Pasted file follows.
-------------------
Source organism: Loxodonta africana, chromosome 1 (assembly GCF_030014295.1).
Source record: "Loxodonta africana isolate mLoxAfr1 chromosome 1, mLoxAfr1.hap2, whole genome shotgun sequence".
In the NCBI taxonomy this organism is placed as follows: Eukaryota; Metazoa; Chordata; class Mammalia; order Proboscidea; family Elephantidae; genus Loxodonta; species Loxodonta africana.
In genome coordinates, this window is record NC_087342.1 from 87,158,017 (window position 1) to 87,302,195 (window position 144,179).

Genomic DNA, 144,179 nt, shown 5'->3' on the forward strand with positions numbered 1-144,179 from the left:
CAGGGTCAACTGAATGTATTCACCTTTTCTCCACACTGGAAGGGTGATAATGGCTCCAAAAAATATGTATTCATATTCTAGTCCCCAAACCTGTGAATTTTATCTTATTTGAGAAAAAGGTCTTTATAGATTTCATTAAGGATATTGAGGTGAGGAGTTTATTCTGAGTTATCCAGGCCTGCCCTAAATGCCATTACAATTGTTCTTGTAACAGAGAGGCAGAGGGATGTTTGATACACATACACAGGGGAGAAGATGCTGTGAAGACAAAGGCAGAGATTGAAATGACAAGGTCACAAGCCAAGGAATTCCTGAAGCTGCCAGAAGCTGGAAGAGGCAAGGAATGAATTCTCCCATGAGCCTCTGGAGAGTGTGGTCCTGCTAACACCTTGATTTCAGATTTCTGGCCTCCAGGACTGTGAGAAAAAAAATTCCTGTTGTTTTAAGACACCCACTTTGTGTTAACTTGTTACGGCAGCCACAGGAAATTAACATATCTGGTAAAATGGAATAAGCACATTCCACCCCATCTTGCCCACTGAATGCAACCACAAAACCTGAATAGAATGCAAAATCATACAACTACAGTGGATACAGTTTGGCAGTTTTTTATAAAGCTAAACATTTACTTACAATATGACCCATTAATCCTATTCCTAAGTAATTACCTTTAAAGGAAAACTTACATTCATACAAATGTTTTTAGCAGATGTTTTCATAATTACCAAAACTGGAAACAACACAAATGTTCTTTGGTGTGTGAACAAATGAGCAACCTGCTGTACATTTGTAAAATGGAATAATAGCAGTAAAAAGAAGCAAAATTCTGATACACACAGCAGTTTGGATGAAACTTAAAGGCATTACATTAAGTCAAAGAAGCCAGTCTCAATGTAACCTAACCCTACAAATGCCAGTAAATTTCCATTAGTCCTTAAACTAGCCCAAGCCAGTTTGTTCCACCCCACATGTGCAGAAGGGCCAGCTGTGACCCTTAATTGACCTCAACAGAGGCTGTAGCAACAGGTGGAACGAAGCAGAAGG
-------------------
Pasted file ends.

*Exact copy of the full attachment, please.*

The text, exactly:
Source organism: Loxodonta africana, chromosome 1 (assembly GCF_030014295.1).
Source record: "Loxodonta africana isolate mLoxAfr1 chromosome 1, mLoxAfr1.hap2, whole genome shotgun sequence".
In the NCBI taxonomy this organism is placed as follows: Eukaryota; Metazoa; Chordata; class Mammalia; order Proboscidea; family Elephantidae; genus Loxodonta; species Loxodonta africana.
In genome coordinates, this window is record NC_087342.1 from 87,158,017 (window position 1) to 87,302,195 (window position 144,179).

Genomic DNA, 144,179 nt, shown 5'->3' on the forward strand with positions numbered 1-144,179 from the left:
CAGGGTCAACTGAATGTATTCACCTTTTCTCCACACTGGAAGGGTGATAATGGCTCCAAAAAATATGTATTCATATTCTAGTCCCCAAACCTGTGAATTTTATCTTATTTGAGAAAAAGGTCTTTATAGATTTCATTAAGGATATTGAGGTGAGGAGTTTATTCTGAGTTATCCAGGCCTGCCCTAAATGCCATTACAATTGTTCTTGTAACAGAGAGGCAGAGGGATGTTTGATACACATACACAGGGGAGAAGATGCTGTGAAGACAAAGGCAGAGATTGAAATGACAAGGTCACAAGCCAAGGAATTCCTGAAGCTGCCAGAAGCTGGAAGAGGCAAGGAATGAATTCTCCCATGAGCCTCTGGAGAGTGTGGTCCTGCTAACACCTTGATTTCAGATTTCTGGCCTCCAGGACTGTGAGAAAAAAAATTCCTGTTGTTTTAAGACACCCACTTTGTGTTAACTTGTTACGGCAGCCACAGGAAATTAACATATCTGGTAAAATGGAATAAGCACATTCCACCCCATCTTGCCCACTGAATGCAACCACAAAACCTGAATAGAATGCAAAATCATACAACTACAGTGGATACAGTTTGGCAGTTTTTTATAAAGCTAAACATTTACTTACAATATGACCCATTAATCCTATTCCTAAGTAATTACCTTTAAAGGAAAACTTACATTCATACAAATGTTTTTAGCAGATGTTTTCATAATTACCAAAACTGGAAACAACACAAATGTTCTTTGGTGTGTGAACAAATGAGCAACCTGCTGTACATTTGTAAAATGGAATAATAGCAGTAAAAAGAAGCAAAATTCTGATACACACAGCAGTTTGGATGAAACTTAAAGGCATTACATTAAGTCAAAGAAGCCAGTCTCAATGTAACCTAACCCTACAAATGCCAGTAAATTTCCATTAGTCCTTAAACTAGCCCAAGCCAGTTTGTTCCACCCCACATGTGCAGAAGGGCCAGCTGTGACCCTTAATTGACCTCAACAGAGGCTGTAGCAACAGGTGGAACGAAGCAGAAGG